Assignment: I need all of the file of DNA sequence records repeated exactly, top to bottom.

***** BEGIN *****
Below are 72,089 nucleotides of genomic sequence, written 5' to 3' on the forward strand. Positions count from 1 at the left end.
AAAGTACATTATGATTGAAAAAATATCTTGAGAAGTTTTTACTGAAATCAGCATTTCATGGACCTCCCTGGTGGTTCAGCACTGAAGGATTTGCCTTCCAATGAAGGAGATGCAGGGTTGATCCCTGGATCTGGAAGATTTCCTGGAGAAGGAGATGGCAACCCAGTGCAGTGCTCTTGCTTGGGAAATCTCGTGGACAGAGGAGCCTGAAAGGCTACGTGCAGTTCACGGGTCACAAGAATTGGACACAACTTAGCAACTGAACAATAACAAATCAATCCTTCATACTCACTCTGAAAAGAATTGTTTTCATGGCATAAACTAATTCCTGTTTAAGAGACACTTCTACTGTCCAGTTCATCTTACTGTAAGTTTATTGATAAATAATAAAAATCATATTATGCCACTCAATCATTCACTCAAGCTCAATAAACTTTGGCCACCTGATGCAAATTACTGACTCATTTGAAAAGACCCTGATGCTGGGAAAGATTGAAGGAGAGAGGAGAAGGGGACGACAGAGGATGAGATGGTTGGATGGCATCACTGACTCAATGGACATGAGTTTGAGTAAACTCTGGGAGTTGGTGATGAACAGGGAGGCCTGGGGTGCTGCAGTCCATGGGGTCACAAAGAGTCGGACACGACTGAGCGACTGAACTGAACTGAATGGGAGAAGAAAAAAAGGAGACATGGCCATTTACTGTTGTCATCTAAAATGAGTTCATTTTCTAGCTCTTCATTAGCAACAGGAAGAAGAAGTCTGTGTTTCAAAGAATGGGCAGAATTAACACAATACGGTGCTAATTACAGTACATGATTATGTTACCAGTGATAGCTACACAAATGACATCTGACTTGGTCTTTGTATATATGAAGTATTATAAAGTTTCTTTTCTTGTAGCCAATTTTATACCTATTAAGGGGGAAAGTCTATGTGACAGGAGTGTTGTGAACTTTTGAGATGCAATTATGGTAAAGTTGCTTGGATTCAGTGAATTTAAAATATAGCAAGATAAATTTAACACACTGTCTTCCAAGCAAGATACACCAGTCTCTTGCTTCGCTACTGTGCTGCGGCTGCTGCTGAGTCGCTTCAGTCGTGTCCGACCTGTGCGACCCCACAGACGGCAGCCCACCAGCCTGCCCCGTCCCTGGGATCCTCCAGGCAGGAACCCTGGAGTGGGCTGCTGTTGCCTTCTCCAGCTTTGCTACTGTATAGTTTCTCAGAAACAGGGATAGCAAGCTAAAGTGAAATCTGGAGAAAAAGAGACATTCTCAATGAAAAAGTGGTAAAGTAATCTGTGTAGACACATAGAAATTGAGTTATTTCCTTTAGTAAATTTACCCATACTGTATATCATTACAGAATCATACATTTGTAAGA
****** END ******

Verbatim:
Below are 72,089 nucleotides of genomic sequence, written 5' to 3' on the forward strand. Positions count from 1 at the left end.
AAAGTACATTATGATTGAAAAAATATCTTGAGAAGTTTTTACTGAAATCAGCATTTCATGGACCTCCCTGGTGGTTCAGCACTGAAGGATTTGCCTTCCAATGAAGGAGATGCAGGGTTGATCCCTGGATCTGGAAGATTTCCTGGAGAAGGAGATGGCAACCCAGTGCAGTGCTCTTGCTTGGGAAATCTCGTGGACAGAGGAGCCTGAAAGGCTACGTGCAGTTCACGGGTCACAAGAATTGGACACAACTTAGCAACTGAACAATAACAAATCAATCCTTCATACTCACTCTGAAAAGAATTGTTTTCATGGCATAAACTAATTCCTGTTTAAGAGACACTTCTACTGTCCAGTTCATCTTACTGTAAGTTTATTGATAAATAATAAAAATCATATTATGCCACTCAATCATTCACTCAAGCTCAATAAACTTTGGCCACCTGATGCAAATTACTGACTCATTTGAAAAGACCCTGATGCTGGGAAAGATTGAAGGAGAGAGGAGAAGGGGACGACAGAGGATGAGATGGTTGGATGGCATCACTGACTCAATGGACATGAGTTTGAGTAAACTCTGGGAGTTGGTGATGAACAGGGAGGCCTGGGGTGCTGCAGTCCATGGGGTCACAAAGAGTCGGACACGACTGAGCGACTGAACTGAACTGAATGGGAGAAGAAAAAAAGGAGACATGGCCATTTACTGTTGTCATCTAAAATGAGTTCATTTTCTAGCTCTTCATTAGCAACAGGAAGAAGAAGTCTGTGTTTCAAAGAATGGGCAGAATTAACACAATACGGTGCTAATTACAGTACATGATTATGTTACCAGTGATAGCTACACAAATGACATCTGACTTGGTCTTTGTATATATGAAGTATTATAAAGTTTCTTTTCTTGTAGCCAATTTTATACCTATTAAGGGGGAAAGTCTATGTGACAGGAGTGTTGTGAACTTTTGAGATGCAATTATGGTAAAGTTGCTTGGATTCAGTGAATTTAAAATATAGCAAGATAAATTTAACACACTGTCTTCCAAGCAAGATACACCAGTCTCTTGCTTCGCTACTGTGCTGCGGCTGCTGCTGAGTCGCTTCAGTCGTGTCCGACCTGTGCGACCCCACAGACGGCAGCCCACCAGCCTGCCCCGTCCCTGGGATCCTCCAGGCAGGAACCCTGGAGTGGGCTGCTGTTGCCTTCTCCAGCTTTGCTACTGTATAGTTTCTCAGAAACAGGGATAGCAAGCTAAAGTGAAATCTGGAGAAAAAGAGACATTCTCAATGAAAAAGTGGTAAAGTAATCTGTGTAGACACATAGAAATTGAGTTATTTCCTTTAGTAAATTTACCCATACTGTATATCATTACAGAATCATACATTTGTAAGA